Not even the IMF is worried by our debt

Not down to our last dollar: The International Monetary Fund says it is not particularly worried by our net foreign debt.
Not down to our last dollar: The International Monetary Fund says it is not particularly worried by our net foreign debt.

In its latest report on Australia, the International Monetary Fund says it isn't worried by our net foreign debt, now just a squeak short of $1 trillion. Just as well, since none of us ever worries about it either.

Still, it's nice to have the fund's judgment that “the external position of Australia in 2017 was assessed to be broadly consistent with medium-term fundamentals and desirable policies”. Australia's negative “net international investment position” – our net foreign debt plus net foreign equity investment – has varied between 40 and 60 per cent of gross domestic product since 1988, it says. At the end of 2016, it was equivalent to 58 per cent. That's high.

So why's the fund so relaxed? Because, it says, both the level and the trajectory of our net international investment position are “sustainable”.

The fund derives comfort from the knowledge our foreign liabilities (both debt and equity) are largely in Australian dollars, whereas our foreign assets are denominated in foreign currencies. Get it? In a globalised world of floating currencies and free capital flows, the big risk for an economy heavily indebted to the rest of the world is a sudden loss of confidence by its foreign creditors, which would be manifest in a sudden drop in its exchange rate (as experienced at the turn of the century, when the Aussie briefly fell below US50¢). But when our foreign liabilities are expressed in Aussie dollars, the depreciation doesn't increase their Australian-dollar value, whereas it does increase the $A value of our foreign assets, leaving our foreign liabilities reduced.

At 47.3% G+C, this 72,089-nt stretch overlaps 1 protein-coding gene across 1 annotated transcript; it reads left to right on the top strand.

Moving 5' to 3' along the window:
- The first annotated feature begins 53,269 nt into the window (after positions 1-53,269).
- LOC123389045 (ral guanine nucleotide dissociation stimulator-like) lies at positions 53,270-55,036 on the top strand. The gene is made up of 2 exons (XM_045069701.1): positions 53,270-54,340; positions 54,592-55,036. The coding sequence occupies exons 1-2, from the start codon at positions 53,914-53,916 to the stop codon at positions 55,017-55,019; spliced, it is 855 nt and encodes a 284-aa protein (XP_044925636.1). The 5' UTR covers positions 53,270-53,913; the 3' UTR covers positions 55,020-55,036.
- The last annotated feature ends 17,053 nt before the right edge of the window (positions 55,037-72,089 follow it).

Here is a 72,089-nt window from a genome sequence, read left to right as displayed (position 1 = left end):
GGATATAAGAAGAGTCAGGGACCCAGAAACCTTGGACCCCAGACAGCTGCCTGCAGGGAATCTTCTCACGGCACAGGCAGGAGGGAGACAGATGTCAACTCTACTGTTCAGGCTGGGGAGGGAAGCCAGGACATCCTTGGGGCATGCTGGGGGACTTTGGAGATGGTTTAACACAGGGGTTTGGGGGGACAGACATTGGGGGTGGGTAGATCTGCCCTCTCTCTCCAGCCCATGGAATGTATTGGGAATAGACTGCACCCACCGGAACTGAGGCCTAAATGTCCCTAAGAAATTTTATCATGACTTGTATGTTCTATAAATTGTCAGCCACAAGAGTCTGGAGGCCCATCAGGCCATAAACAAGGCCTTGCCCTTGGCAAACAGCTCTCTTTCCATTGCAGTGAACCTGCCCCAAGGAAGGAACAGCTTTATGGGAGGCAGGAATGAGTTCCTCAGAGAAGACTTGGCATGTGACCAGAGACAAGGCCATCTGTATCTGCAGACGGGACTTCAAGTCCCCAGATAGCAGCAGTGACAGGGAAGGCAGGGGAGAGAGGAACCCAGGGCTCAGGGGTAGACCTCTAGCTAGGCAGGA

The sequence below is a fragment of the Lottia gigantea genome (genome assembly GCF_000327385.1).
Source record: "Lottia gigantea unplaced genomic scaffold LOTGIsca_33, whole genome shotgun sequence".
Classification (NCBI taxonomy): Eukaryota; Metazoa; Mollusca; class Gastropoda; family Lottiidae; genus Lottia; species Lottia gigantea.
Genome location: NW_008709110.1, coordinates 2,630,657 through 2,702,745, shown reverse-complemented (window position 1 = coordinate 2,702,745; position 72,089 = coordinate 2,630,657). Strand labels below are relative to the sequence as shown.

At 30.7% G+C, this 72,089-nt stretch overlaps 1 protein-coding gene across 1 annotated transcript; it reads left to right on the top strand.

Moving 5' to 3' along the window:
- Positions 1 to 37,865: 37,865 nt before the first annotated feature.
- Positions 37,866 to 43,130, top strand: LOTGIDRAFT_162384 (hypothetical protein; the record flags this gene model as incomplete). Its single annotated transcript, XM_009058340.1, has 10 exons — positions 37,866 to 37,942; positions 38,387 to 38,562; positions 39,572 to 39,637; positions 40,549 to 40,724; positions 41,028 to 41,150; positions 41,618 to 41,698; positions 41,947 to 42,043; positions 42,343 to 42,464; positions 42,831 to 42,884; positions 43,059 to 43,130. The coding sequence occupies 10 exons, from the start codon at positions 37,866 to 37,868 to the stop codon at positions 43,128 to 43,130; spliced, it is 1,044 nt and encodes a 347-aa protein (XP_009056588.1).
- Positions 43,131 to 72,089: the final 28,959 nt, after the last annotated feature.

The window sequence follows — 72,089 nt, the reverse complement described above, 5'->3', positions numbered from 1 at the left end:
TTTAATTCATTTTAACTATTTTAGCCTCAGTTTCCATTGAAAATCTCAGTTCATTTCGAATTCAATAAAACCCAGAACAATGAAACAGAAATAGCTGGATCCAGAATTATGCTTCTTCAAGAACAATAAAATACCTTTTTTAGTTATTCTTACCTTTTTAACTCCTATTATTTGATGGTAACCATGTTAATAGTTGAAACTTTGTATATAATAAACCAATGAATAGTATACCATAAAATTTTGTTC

The broader conclusion is an indebted country able to borrow abroad in its own currency has a lot less to worry about. And the fact foreigners are willing to lend to us in our own currency is a sign of their confidence in our good economic management.

And, of course, a big drop in our dollar does improve the international price competitiveness of our export and import-competing industries. The fund estimates that, after the heights it reached in 2011 when prices for our coal and iron ore exports were at their peak, our “real effective exchange rate” (the Aussie's average value against all our major trading partners' currencies, adjusted for the difference between inflation rates) depreciated by 17 per cent between 2012 and 2015. Since then it's appreciated about 5 per cent. The fund calculates that, by then, it was about 17 per cent above its 30-year average, leaving it between zero and 10 per cent higher than it probably should be, making it “somewhat overvalued”. The fund says our gross foreign liabilities (debt plus equity) break down into about a quarter as “foreign direct investment”, about half as portfolio investment and a quarter of odds and sods. So the mining investment boom was mainly funded directly by the foreign mining companies themselves, including by ploughing back much of the huge profits they made while export prices were sky high. But this was happening when, after the global financial crisis, our banks were increasing the stability of their funding by borrowing more from local depositors and less from overseas financial markets.

What most people don't know is that most of our net foreign debt is owed by our banks, though that's less true than it was, particularly because recent years have seen more central banks buying Australian government bonds from their original Aussie holders.

Though the central bankers like our higher interest rates, it's another indication that the rest of the world isn't too worried about our financial stability.

Ross Gittins is a Fairfax economics editor.